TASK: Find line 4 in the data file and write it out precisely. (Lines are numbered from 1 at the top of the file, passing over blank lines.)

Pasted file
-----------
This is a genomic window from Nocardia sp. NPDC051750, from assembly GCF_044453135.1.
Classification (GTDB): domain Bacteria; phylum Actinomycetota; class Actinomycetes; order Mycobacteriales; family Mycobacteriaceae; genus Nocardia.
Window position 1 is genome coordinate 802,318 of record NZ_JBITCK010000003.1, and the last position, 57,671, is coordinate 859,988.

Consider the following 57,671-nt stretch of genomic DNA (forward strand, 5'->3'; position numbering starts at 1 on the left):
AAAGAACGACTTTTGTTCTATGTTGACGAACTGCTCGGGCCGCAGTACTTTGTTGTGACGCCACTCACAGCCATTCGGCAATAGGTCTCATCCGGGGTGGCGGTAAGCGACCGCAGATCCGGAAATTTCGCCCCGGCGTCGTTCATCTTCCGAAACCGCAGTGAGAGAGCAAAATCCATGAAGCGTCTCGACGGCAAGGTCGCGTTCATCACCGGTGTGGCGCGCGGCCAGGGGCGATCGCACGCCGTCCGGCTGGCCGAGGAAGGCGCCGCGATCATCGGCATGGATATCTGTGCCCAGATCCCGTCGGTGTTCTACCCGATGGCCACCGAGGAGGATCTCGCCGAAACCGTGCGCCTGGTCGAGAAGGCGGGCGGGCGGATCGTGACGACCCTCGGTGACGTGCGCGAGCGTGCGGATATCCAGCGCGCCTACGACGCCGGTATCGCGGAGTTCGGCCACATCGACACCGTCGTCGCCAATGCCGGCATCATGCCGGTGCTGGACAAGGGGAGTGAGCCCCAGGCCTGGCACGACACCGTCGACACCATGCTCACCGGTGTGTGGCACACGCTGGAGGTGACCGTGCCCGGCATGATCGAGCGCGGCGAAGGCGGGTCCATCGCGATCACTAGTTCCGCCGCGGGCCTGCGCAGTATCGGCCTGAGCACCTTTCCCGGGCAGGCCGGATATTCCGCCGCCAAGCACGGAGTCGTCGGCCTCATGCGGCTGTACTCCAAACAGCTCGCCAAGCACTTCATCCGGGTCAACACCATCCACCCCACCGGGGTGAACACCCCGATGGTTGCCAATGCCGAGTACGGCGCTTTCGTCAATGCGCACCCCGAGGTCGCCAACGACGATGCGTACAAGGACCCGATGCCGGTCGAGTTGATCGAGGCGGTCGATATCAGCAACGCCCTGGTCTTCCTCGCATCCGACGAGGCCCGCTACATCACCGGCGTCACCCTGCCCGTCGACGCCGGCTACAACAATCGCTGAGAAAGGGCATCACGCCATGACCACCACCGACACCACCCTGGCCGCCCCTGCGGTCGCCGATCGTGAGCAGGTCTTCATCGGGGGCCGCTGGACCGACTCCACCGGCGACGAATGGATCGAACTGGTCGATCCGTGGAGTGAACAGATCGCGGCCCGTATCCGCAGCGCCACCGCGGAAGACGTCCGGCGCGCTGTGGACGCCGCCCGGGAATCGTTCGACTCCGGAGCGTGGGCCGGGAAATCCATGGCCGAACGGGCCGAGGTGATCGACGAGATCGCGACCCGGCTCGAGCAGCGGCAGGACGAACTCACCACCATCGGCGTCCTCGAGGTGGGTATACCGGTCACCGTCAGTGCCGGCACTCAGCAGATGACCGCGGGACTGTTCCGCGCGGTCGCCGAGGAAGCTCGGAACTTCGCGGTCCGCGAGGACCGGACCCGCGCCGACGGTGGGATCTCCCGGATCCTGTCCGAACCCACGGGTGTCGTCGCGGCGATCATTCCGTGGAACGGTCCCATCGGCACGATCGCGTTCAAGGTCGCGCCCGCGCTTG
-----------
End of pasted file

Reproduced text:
Consider the following 57,671-nt stretch of genomic DNA (forward strand, 5'->3'; position numbering starts at 1 on the left):